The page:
We could send pictures and videos (at least until my computer crashed) and upload our blog, using the best satellite option, the BGAN. Yes, is a little expensive, but gave the possibility to send big files and work perfectly everywhere. At Mondika we used in the past several others satellite connections (Turaya, Iridium), but none worked so well as BGAN did. Under any sky condition, it was always perfectly connected. The transfer of data is exceptionally fast.
The only problem I encountered were dealing with the provider, that unfortunately, I chose.
1. They sent me the antenna without testing it. In fact when it arrived I tried and didn’t work. I contact them and with the help of the technician (very helpful person) we couldn’t figure out what was the problem. Well I sent back the unit, the technician discovered that they didn’t unblock the sim (how can you forget….they told me that they didn’t know that BGAN Imrasat blocked the new sims…..who should know if not them???). In addition, the unit that came back didn’t work properly anymore. The switch on/off power button didn’t work and since the unit came back 2 days before I was leaving for Congo, I had to leave like this, and for the entire year and more I had to close it taking off the battery. When I told them the problem, they just wash their hands saying that maybe happens something during the transportation……mmh.. who should be still responsible???
2. The problems didn’t finish. The person I made the contract with, left the company in the middle of my contract. When we talked at the beginning she ensured me that after 1 year of contract I could use the unit for other three months without signing another contract for a year and paying a monthly fee and the MB I will use. Well, the contract was going to end and someone else from the office sent (to an e-mail address that I couldn’t check regularly, when I told them to use a specific e-mail address for any important communication) that the 2 year will start automatically in a week. I became furious. After a week of exchanging e-mails, no solution seemed to be possible until they propose me what I agreed at the beginning. I have to thank Kate Lauther to find a solution that allowed us to use the connection for the last three months.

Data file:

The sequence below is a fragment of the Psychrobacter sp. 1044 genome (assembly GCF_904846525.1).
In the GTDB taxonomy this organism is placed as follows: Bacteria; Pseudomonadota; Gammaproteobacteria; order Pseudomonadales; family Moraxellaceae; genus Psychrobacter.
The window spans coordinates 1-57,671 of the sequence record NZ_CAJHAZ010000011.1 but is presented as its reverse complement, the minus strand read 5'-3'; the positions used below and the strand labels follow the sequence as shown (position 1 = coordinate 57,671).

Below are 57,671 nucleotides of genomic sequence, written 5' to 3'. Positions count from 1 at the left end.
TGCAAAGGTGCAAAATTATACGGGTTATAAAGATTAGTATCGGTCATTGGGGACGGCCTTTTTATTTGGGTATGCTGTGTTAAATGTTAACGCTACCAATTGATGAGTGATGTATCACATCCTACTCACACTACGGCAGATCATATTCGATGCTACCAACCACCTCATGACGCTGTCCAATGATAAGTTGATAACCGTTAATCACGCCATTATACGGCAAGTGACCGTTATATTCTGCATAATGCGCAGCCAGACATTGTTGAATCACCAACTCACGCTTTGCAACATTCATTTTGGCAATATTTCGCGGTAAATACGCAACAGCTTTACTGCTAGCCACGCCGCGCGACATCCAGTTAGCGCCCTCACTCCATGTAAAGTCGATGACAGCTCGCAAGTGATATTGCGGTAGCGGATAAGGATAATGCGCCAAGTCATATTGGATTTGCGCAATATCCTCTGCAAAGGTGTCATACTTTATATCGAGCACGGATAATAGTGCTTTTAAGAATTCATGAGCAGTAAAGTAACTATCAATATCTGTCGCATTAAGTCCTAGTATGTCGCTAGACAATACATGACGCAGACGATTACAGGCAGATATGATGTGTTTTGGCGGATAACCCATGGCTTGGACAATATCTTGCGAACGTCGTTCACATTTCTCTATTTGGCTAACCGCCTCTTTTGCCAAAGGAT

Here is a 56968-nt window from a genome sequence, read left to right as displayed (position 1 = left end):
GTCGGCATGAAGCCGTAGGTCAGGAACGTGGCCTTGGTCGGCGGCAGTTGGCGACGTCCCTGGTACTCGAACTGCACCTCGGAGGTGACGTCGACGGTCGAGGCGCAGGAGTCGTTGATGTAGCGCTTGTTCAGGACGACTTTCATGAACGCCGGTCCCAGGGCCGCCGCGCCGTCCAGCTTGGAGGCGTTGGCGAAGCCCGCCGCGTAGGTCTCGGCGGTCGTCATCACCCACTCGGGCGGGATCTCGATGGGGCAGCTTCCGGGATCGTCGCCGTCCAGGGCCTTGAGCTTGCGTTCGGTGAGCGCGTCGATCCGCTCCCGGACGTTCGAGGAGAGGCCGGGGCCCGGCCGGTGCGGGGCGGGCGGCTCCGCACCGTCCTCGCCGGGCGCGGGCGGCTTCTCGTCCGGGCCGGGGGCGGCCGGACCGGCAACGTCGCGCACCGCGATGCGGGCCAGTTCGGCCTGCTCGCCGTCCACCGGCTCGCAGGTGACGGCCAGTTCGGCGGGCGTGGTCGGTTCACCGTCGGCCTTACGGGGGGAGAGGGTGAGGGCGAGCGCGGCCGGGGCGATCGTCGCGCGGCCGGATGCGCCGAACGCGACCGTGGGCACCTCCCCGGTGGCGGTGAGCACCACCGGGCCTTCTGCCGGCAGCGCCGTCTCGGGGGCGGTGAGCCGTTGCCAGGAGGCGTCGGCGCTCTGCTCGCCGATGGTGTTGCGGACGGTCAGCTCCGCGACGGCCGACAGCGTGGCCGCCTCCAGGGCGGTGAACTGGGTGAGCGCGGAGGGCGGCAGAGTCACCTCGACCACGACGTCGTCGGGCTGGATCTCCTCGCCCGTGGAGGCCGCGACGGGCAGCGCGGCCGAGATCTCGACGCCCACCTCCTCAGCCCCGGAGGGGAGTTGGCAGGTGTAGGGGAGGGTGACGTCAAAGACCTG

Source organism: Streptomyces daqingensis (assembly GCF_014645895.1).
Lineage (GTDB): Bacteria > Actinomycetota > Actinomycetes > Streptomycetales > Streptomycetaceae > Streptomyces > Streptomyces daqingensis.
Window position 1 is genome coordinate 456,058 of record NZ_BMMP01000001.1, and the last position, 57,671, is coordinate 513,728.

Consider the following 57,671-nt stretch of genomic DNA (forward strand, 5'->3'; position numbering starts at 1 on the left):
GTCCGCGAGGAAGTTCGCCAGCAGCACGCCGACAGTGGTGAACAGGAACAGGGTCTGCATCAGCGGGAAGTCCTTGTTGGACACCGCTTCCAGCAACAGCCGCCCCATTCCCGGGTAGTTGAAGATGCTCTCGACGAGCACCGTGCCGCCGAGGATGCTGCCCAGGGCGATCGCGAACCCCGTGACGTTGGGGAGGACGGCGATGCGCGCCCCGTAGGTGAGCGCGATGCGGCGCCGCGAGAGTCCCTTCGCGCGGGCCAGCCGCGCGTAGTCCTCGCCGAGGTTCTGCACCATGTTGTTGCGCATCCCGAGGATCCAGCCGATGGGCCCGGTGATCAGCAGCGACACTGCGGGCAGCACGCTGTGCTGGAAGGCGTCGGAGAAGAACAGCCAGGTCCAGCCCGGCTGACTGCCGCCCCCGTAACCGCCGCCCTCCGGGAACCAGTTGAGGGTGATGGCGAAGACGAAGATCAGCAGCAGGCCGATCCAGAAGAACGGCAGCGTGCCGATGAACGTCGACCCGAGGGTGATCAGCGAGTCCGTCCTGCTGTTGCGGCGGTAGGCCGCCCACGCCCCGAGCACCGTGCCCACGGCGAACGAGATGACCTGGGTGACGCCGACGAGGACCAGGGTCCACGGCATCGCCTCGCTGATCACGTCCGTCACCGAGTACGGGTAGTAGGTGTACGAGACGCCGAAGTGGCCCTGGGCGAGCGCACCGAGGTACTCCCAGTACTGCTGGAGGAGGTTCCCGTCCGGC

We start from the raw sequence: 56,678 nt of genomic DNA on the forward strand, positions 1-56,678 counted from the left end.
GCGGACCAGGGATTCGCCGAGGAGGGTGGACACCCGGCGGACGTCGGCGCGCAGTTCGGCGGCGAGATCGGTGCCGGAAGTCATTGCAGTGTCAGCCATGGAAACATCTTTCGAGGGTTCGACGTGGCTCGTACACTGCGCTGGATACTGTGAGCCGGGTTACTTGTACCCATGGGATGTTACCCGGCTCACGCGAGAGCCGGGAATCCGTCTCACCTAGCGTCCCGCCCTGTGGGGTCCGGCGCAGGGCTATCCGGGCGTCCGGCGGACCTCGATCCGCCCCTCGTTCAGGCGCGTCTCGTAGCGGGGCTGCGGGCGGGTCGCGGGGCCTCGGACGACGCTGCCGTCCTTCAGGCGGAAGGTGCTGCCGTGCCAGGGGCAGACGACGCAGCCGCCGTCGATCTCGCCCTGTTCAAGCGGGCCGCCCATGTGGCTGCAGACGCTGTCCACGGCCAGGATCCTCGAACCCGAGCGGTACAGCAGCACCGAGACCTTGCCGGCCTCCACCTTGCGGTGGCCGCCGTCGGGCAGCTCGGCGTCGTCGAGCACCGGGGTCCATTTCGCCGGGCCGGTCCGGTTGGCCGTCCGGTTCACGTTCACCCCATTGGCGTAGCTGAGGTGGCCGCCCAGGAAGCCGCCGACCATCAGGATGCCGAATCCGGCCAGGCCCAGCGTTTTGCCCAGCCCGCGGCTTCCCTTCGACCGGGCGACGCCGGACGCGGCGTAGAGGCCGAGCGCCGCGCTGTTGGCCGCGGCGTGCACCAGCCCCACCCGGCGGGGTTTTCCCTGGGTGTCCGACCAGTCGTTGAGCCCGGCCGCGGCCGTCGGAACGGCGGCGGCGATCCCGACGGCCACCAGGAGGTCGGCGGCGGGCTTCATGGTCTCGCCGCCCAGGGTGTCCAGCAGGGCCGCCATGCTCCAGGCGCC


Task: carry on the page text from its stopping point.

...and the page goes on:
Since at Mondika there is not electricity and for my project I had to charge a lot of stuff, I brought a generator I could trust and also transport from the USA. Yamaha EF1000iS is great! It weights just 12 kg, less noisy, very practical, it gave us hours and hours of power. The only problem is to find gas not mixed with oil in the part of Africa we are. Bring with you few spark plugs, buy in a big city good oil for it, and you should be fine. The other thing is the generator is designed to run on unleaded gas which isn’t available here. It works fine on leaded but the air filters go black really fast.
To record the gorilla calls, we used one of the best field recorders. It’s not so small as the more simple models of the Marantz, but has several features that were very helpful. It runs with normal AA batteries, but also with rechargeable NI-MH batteries. The recharger worked very well, but it takes around 3 hours to charge them again. You can also use the actual recorder to charge them.
For microphones go for Sennehiser, they are really good in the field!
Bring with you enough silica gel and dry boxes to store everything, it will make last all your equipment for all the necessary time you will leave in a very humid and hot climate.
I hope this post will be of use for those are willing to start their projects somewhere. Have fun and enjoy the forest and its animals!